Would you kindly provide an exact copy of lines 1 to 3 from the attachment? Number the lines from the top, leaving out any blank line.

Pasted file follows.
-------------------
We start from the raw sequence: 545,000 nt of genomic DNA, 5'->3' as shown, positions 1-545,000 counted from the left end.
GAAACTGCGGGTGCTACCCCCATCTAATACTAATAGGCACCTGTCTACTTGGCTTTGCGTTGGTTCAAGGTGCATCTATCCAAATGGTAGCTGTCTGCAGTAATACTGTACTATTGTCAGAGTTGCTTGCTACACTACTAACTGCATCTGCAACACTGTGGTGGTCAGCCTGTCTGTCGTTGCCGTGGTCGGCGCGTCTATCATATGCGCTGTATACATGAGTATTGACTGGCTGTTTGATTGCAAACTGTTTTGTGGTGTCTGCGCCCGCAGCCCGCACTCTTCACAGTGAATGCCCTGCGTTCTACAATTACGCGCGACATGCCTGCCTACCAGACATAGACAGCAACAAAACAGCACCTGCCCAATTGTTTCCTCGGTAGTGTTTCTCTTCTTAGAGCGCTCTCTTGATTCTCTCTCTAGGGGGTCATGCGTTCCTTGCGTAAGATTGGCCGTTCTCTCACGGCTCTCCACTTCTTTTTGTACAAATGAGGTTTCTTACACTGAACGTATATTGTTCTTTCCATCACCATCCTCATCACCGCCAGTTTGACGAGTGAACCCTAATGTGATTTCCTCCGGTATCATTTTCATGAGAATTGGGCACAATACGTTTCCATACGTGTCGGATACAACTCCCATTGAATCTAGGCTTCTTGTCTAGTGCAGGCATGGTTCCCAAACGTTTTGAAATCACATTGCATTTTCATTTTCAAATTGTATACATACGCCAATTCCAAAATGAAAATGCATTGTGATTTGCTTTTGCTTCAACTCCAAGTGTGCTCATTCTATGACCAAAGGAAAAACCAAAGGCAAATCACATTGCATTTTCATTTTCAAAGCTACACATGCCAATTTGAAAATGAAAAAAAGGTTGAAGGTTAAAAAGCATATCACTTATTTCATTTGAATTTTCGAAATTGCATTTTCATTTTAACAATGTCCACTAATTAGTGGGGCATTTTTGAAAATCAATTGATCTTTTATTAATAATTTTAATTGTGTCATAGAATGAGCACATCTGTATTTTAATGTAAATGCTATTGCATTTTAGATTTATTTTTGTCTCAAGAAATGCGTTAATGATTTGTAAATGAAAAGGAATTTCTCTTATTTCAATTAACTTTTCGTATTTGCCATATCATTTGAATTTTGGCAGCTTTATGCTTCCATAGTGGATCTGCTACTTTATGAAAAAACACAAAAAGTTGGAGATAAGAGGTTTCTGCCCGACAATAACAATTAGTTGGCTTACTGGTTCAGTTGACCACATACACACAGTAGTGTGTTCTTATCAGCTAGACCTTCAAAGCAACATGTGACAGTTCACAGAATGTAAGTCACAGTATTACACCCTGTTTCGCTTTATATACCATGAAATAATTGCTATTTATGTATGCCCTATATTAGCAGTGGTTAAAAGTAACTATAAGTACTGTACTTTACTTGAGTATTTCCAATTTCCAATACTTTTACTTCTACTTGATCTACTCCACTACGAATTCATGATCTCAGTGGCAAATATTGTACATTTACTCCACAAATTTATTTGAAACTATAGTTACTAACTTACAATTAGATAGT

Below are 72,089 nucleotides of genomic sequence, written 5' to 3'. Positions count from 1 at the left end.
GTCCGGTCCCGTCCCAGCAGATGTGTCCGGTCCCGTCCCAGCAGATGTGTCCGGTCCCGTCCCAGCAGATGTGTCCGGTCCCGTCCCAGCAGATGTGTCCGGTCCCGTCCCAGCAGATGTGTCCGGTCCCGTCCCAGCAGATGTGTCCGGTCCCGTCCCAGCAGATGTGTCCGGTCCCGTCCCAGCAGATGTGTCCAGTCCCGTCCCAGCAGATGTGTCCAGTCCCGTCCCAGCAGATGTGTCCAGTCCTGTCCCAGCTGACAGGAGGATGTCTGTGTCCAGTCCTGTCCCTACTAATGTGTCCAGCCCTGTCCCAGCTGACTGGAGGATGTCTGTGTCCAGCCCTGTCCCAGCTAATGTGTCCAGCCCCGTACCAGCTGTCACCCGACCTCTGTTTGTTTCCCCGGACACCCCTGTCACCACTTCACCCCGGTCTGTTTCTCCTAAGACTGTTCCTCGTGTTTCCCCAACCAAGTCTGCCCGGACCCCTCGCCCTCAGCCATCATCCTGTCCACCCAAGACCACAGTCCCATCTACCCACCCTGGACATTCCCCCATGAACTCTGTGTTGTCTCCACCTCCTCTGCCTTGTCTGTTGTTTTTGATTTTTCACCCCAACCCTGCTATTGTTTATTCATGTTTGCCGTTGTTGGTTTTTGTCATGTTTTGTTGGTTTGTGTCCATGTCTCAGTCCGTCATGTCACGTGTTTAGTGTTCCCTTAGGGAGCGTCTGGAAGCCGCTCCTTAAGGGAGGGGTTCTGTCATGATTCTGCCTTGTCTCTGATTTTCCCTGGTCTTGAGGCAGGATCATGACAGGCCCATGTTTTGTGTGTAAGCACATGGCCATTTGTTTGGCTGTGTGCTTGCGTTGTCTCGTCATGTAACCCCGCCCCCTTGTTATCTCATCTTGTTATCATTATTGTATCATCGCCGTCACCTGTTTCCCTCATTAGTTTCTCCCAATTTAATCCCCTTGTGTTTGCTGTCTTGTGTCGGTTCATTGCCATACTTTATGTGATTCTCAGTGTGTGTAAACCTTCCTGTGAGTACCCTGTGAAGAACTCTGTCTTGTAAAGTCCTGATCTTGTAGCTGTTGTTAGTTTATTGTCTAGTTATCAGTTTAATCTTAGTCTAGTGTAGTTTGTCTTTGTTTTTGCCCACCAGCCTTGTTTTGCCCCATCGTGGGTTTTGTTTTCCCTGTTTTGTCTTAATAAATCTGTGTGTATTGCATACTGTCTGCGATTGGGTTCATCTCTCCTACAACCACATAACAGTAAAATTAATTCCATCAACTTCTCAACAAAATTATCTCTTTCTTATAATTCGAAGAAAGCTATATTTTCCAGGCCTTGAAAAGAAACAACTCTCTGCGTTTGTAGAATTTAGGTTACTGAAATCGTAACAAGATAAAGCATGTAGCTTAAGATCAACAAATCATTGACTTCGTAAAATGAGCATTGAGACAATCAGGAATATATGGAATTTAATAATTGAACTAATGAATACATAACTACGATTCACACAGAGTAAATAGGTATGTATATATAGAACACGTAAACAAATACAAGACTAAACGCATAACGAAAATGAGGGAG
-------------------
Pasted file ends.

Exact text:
We start from the raw sequence: 545,000 nt of genomic DNA, 5'->3' as shown, positions 1-545,000 counted from the left end.
GAAACTGCGGGTGCTACCCCCATCTAATACTAATAGGCACCTGTCTACTTGGCTTTGCGTTGGTTCAAGGTGCATCTATCCAAATGGTAGCTGTCTGCAGTAATACTGTACTATTGTCAGAGTTGCTTGCTACACTACTAACTGCATCTGCAACACTGTGGTGGTCAGCCTGTCTGTCGTTGCCGTGGTCGGCGCGTCTATCATATGCGCTGTATACATGAGTATTGACTGGCTGTTTGATTGCAAACTGTTTTGTGGTGTCTGCGCCCGCAGCCCGCACTCTTCACAGTGAATGCCCTGCGTTCTACAATTACGCGCGACATGCCTGCCTACCAGACATAGACAGCAACAAAACAGCACCTGCCCAATTGTTTCCTCGGTAGTGTTTCTCTTCTTAGAGCGCTCTCTTGATTCTCTCTCTAGGGGGTCATGCGTTCCTTGCGTAAGATTGGCCGTTCTCTCACGGCTCTCCACTTCTTTTTGTACAAATGAGGTTTCTTACACTGAACGTATATTGTTCTTTCCATCACCATCCTCATCACCGCCAGTTTGACGAGTGAACCCTAATGTGATTTCCTCCGGTATCATTTTCATGAGAATTGGGCACAATACGTTTCCATACGTGTCGGATACAACTCCCATTGAATCTAGGCTTCTTGTCTAGTGCAGGCATGGTTCCCAAACGTTTTGAAATCACATTGCATTTTCATTTTCAAATTGTATACATACGCCAATTCCAAAATGAAAATGCATTGTGATTTGCTTTTGCTTCAACTCCAAGTGTGCTCATTCTATGACCAAAGGAAAAACCAAAGGCAAATCACATTGCATTTTCATTTTCAAAGCTACACATGCCAATTTGAAAATGAAAAAAAGGTTGAAGGTTAAAAAGCATATCACTTATTTCATTTGAATTTTCGAAATTGCATTTTCATTTTAACAATGTCCACTAATTAGTGGGGCATTTTTGAAAATCAATTGATCTTTTATTAATAATTTTAATTGTGTCATAGAATGAGCACATCTGTATTTTAATGTAAATGCTATTGCATTTTAGATTTATTTTTGTCTCAAGAAATGCGTTAATGATTTGTAAATGAAAAGGAATTTCTCTTATTTCAATTAACTTTTCGTATTTGCCATATCATTTGAATTTTGGCAGCTTTATGCTTCCATAGTGGATCTGCTACTTTATGAAAAAACACAAAAAGTTGGAGATAAGAGGTTTCTGCCCGACAATAACAATTAGTTGGCTTACTGGTTCAGTTGACCACATACACACAGTAGTGTGTTCTTATCAGCTAGACCTTCAAAGCAACATGTGACAGTTCACAGAATGTAAGTCACAGTATTACACCCTGTTTCGCTTTATATACCATGAAATAATTGCTATTTATGTATGCCCTATATTAGCAGTGGTTAAAAGTAACTATAAGTACTGTACTTTACTTGAGTATTTCCAATTTCCAATACTTTTACTTCTACTTGATCTACTCCACTACGAATTCATGATCTCAGTGGCAAATATTGTACATTTACTCCACAAATTTATTTGAAACTATAGTTACTAACTTACAATTAGATAGT

Below are 72,089 nucleotides of genomic sequence, written 5' to 3'. Positions count from 1 at the left end.